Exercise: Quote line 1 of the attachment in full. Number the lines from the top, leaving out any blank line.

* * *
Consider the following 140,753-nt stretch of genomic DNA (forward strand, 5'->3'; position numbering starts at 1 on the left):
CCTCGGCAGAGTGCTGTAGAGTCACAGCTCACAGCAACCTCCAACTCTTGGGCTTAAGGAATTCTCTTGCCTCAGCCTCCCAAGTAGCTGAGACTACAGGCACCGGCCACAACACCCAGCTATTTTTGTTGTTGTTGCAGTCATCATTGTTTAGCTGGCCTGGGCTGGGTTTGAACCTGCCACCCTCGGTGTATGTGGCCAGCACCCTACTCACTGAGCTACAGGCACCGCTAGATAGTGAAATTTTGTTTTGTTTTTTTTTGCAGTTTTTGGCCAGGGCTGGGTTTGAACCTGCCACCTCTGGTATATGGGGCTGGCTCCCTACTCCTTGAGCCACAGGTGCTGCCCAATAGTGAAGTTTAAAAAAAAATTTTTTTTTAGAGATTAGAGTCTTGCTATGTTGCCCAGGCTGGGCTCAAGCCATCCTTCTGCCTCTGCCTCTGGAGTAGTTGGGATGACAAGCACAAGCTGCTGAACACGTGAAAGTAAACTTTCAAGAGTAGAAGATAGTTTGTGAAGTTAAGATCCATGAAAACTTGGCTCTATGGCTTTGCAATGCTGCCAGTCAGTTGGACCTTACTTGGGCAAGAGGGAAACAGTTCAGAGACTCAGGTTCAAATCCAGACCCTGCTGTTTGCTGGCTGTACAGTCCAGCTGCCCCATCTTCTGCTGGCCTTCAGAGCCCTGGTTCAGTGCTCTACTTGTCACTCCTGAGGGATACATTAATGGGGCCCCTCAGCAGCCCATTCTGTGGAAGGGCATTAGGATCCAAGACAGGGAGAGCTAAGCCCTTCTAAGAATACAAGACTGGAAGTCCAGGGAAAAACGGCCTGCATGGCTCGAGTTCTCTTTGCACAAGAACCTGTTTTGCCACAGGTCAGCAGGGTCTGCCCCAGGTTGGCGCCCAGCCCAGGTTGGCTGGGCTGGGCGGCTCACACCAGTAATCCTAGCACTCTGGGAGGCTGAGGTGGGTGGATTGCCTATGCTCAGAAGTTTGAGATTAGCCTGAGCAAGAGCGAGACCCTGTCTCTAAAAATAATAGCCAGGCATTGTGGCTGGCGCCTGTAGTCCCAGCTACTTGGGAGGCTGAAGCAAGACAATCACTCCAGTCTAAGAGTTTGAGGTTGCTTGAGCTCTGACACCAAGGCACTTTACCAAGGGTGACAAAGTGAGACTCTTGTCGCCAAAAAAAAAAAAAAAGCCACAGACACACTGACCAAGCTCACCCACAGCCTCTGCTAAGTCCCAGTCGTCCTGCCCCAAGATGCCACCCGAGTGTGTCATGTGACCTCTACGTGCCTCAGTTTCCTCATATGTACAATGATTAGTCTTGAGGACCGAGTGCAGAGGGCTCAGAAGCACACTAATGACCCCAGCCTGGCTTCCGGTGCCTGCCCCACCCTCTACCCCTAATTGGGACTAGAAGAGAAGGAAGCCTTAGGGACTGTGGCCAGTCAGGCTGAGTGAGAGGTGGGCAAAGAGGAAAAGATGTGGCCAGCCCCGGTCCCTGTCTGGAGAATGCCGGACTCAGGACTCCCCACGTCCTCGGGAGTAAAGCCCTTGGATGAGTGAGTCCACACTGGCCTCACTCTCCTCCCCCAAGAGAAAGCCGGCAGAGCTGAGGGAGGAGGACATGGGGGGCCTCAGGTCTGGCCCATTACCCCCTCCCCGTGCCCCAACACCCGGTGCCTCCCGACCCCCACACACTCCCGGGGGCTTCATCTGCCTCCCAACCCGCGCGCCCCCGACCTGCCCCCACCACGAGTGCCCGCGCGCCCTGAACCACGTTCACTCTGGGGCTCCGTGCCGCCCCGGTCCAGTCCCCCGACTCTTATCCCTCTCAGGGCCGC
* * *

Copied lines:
Consider the following 140,753-nt stretch of genomic DNA (forward strand, 5'->3'; position numbering starts at 1 on the left):